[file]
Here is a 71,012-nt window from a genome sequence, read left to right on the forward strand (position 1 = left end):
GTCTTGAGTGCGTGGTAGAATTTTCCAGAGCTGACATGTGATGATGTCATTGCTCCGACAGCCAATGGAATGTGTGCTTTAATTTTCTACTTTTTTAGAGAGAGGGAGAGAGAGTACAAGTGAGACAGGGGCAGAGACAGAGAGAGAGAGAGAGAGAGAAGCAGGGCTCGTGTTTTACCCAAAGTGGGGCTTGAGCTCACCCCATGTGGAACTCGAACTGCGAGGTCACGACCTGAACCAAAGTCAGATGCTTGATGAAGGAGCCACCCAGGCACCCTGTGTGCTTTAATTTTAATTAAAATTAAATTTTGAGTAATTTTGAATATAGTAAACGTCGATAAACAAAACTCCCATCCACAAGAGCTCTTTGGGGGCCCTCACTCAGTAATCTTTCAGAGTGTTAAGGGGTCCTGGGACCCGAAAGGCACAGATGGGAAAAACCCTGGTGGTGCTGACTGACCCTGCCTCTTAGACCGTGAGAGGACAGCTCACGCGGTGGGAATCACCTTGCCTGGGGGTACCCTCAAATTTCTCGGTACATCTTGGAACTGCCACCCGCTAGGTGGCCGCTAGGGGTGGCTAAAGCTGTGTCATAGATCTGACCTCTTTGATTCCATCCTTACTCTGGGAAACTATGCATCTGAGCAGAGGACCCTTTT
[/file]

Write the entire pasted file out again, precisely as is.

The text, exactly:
Here is a 71,012-nt window from a genome sequence, read left to right on the forward strand (position 1 = left end):
GTCTTGAGTGCGTGGTAGAATTTTCCAGAGCTGACATGTGATGATGTCATTGCTCCGACAGCCAATGGAATGTGTGCTTTAATTTTCTACTTTTTTAGAGAGAGGGAGAGAGAGTACAAGTGAGACAGGGGCAGAGACAGAGAGAGAGAGAGAGAGAGAAGCAGGGCTCGTGTTTTACCCAAAGTGGGGCTTGAGCTCACCCCATGTGGAACTCGAACTGCGAGGTCACGACCTGAACCAAAGTCAGATGCTTGATGAAGGAGCCACCCAGGCACCCTGTGTGCTTTAATTTTAATTAAAATTAAATTTTGAGTAATTTTGAATATAGTAAACGTCGATAAACAAAACTCCCATCCACAAGAGCTCTTTGGGGGCCCTCACTCAGTAATCTTTCAGAGTGTTAAGGGGTCCTGGGACCCGAAAGGCACAGATGGGAAAAACCCTGGTGGTGCTGACTGACCCTGCCTCTTAGACCGTGAGAGGACAGCTCACGCGGTGGGAATCACCTTGCCTGGGGGTACCCTCAAATTTCTCGGTACATCTTGGAACTGCCACCCGCTAGGTGGCCGCTAGGGGTGGCTAAAGCTGTGTCATAGATCTGACCTCTTTGATTCCATCCTTACTCTGGGAAACTATGCATCTGAGCAGAGGACCCTTTT